Golf is never forgotten – and rarely forgiven.
Just ask Patrick Reed.
The 31-year-old Texan has long been the subject of allegations and accusations of wrongdoing on and off the golf course, and has now been revealed in a new book, “The cup can not lose” by Shane Ryan (Hatchett).
Detailing the long history of the Ryder Cup, Ryan explains how 2020 US captain Steve Straker managed to motivate a team often unable to beat their European counterparts – and how he solved Patrick Reed’s perennial problem.
Ryan’s relationship with Reed dates back to 2015, when he first wrote about his controversial college career. In 2008, Reed attended the University of Georgia in Athens, but was expelled from the golf team for two alcohol violations. He was also arrested on charges of underage drinking, possession of a false identity card, providing community service and placing him on probation.
That wasn’t all.
When items including a watch, a racket and $400 were lost from the locker room, his colleagues suspected that Reed had taken them, especially since he showed up the next day with a large amount of cash.
Reed denied the accusations.
His performance on the course was also divisive. During one of the qualifying rounds, Reed hit his ball into the court but when they found it, it was, miraculously, closer to the fairway. Convinced that he was cheating, Reed was challenged by his teammates but denied any wrongdoing.
It was a similar story when Reed joined Augusta State. This time, he was accused of shaving kicks off his scorecards, and while his teammates voted to expel him from the team, his coach commuted the sentence to a two-game ban.
Reed led Augusta to two National titles, the second in a showdown with his old college, Georgia. In the last game of his collegiate career, Reed faced former teammate Harris English. According to Ryan, Reed’s teammates at Augusta State wished the English luck ahead of the game. However, Ryan wrote: “He had nothing.” Reid won a match that a spectator called the ‘Death of Karma’.
PGA Tour golfer and University of Georgia graduate Kevin Kessner believes none of his former teammates had any time with Reed. He says in the book: “I don’t know they would have pissed on him if it caught fire.”
The controversy also plagued Reed’s professional career. Although one of the standout players in the 2016 Ryder Cup – the US won 17-11 in Hazeltine National, Chaska, Minnesota. – By the time a French event was held at Le Golf National in September 2018, near Paris, it looked like I was Unwanted person.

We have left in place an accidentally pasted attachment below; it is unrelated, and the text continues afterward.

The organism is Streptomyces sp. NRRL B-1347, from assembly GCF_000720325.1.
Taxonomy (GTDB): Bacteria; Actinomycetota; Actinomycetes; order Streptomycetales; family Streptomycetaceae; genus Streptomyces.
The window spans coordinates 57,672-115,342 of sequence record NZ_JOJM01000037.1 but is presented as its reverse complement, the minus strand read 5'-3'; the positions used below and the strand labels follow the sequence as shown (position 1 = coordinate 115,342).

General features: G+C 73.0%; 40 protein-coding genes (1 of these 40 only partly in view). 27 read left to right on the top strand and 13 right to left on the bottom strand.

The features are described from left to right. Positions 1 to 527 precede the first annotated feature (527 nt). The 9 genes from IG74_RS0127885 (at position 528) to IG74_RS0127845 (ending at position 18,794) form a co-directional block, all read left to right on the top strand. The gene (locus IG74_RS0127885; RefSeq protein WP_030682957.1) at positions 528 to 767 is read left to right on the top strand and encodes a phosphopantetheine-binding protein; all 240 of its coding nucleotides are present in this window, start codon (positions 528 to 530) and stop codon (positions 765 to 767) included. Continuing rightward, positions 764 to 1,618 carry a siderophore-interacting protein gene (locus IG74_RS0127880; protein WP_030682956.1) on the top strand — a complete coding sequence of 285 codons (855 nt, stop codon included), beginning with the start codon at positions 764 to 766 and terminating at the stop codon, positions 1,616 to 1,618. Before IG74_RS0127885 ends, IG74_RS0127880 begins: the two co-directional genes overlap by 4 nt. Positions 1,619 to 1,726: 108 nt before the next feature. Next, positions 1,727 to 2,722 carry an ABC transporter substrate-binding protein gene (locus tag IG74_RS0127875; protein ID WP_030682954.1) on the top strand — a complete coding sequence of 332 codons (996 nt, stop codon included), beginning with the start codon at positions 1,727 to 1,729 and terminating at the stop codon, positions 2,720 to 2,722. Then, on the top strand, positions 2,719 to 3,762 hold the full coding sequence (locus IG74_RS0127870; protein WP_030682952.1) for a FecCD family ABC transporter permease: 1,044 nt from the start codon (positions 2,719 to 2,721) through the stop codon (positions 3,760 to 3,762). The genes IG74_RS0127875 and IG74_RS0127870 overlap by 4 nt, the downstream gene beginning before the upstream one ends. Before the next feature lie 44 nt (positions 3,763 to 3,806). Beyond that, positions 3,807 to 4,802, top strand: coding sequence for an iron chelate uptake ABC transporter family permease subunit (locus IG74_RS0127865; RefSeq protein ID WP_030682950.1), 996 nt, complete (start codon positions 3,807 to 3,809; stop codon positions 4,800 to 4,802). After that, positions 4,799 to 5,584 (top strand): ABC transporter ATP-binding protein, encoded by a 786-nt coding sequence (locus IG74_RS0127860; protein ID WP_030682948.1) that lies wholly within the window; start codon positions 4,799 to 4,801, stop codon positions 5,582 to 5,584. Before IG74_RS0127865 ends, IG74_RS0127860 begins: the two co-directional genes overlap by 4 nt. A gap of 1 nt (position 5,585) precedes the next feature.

Despite forming a successful partnership with Jordan Spieth at Hazeltine, and earning the nickname “Captain America”, Captain Jim Furyek broke off the pairing when Spieth asked not to play with Reed, preferring to join Justin Thomas.
Other American captains tried to shelter Red. In 2019, Tiger Woods selected him for the Presidents Cup match against the international team led by Ernie Els of South Africa in Melbourne, Australia, but, as Ryan writes, “Taking someone like Reed for a team event is the big risk – to balance his incredible match-playing skill with opportunity.” Decent that it could become a completely malignant cancer of the club.”
Meanwhile, golf analyst Brendel Chambley suggested that by choosing Reed, Woods had “made a deal with the devil”.
He was right.
At the Hero World Classic in the Bahamas before the Presidents Cup, Reed was seen trying to improve his lie-ball, not once but twice. Reid blamed the angle of the TV cameras for making her look worse than she was but he still got two lashes. As Ryan writes: “Make a deal with the devil only helps if the devil can give you something important in return, and everyone else is watching, especially [assistant captain] Steve Stryker.
Even the international team had its weight. “To give the bulls a bit of a response like the camera angle, that’s great there,” said Australian Cameron Smith. “I have no sympathy for anyone who cheats. I hope the crowd will give it to not just him but everyone else next week.”
And they did.
Red was brutally abused by the crowd at every turn. The armed police were assigned to walk him down the track. He was so fierce that Kaiser Karen, Reid’s pack, slammed a fan. “I had had enough… the guy was about 3 feet from Patrick and he said ‘You suck disgusting.’ I got off the wagon and pushed him,” Karen says in the book.
As the U.S. topped the game 16-14, Stryker saw firsthand how the mere presence of Reed nearly spoiled the team’s chances – and wouldn’t risk it in the Ryder Cup.
Free from the hassle that followed Red like a pup, the US team sped like never before, with a record-breaking European victory, winning 19-9. Small disagreements were forgotten, vanity was left at the locker room door and any chance of disturbance was eliminated.
Finally, the American players were a team, not just the tens of millions of golfers lumped together. As Ryan wrote, it showed “what happens when American power is not damped by mismanagement, but rather rises and ultimately unleashed by a great leader.”
But, most importantly, “he’s learned which characters are the best in the team room.”
Obviously, this does not mean Patrick Reed.